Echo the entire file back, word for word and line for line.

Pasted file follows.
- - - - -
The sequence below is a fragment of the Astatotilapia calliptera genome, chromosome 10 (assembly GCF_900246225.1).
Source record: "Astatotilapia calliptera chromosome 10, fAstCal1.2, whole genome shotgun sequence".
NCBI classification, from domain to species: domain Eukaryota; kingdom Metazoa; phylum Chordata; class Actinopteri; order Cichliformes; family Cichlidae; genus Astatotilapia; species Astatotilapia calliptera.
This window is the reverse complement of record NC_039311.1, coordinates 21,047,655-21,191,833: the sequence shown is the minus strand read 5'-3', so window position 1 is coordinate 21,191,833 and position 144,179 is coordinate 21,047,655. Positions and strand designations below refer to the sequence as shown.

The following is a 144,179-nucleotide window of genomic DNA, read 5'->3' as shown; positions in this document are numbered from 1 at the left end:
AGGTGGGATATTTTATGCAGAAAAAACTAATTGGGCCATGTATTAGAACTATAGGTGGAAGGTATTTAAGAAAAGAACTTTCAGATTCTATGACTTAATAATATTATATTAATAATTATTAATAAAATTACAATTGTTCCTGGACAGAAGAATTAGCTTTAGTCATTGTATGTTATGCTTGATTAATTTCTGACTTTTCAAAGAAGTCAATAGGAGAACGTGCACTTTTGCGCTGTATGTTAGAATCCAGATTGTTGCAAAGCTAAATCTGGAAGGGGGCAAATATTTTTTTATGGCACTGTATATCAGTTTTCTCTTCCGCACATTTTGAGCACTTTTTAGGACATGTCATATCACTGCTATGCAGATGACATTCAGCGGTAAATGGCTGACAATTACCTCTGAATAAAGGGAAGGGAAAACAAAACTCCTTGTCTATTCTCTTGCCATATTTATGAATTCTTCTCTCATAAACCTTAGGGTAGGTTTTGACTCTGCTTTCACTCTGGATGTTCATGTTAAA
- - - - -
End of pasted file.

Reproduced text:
The sequence below is a fragment of the Astatotilapia calliptera genome, chromosome 10 (assembly GCF_900246225.1).
Source record: "Astatotilapia calliptera chromosome 10, fAstCal1.2, whole genome shotgun sequence".
NCBI classification, from domain to species: domain Eukaryota; kingdom Metazoa; phylum Chordata; class Actinopteri; order Cichliformes; family Cichlidae; genus Astatotilapia; species Astatotilapia calliptera.
This window is the reverse complement of record NC_039311.1, coordinates 21,047,655-21,191,833: the sequence shown is the minus strand read 5'-3', so window position 1 is coordinate 21,191,833 and position 144,179 is coordinate 21,047,655. Positions and strand designations below refer to the sequence as shown.

The following is a 144,179-nucleotide window of genomic DNA, read 5'->3' as shown; positions in this document are numbered from 1 at the left end:
AGGTGGGATATTTTATGCAGAAAAAACTAATTGGGCCATGTATTAGAACTATAGGTGGAAGGTATTTAAGAAAAGAACTTTCAGATTCTATGACTTAATAATATTATATTAATAATTATTAATAAAATTACAATTGTTCCTGGACAGAAGAATTAGCTTTAGTCATTGTATGTTATGCTTGATTAATTTCTGACTTTTCAAAGAAGTCAATAGGAGAACGTGCACTTTTGCGCTGTATGTTAGAATCCAGATTGTTGCAAAGCTAAATCTGGAAGGGGGCAAATATTTTTTTATGGCACTGTATATCAGTTTTCTCTTCCGCACATTTTGAGCACTTTTTAGGACATGTCATATCACTGCTATGCAGATGACATTCAGCGGTAAATGGCTGACAATTACCTCTGAATAAAGGGAAGGGAAAACAAAACTCCTTGTCTATTCTCTTGCCATATTTATGAATTCTTCTCTCATAAACCTTAGGGTAGGTTTTGACTCTGCTTTCACTCTGGATGTTCATGTTAAA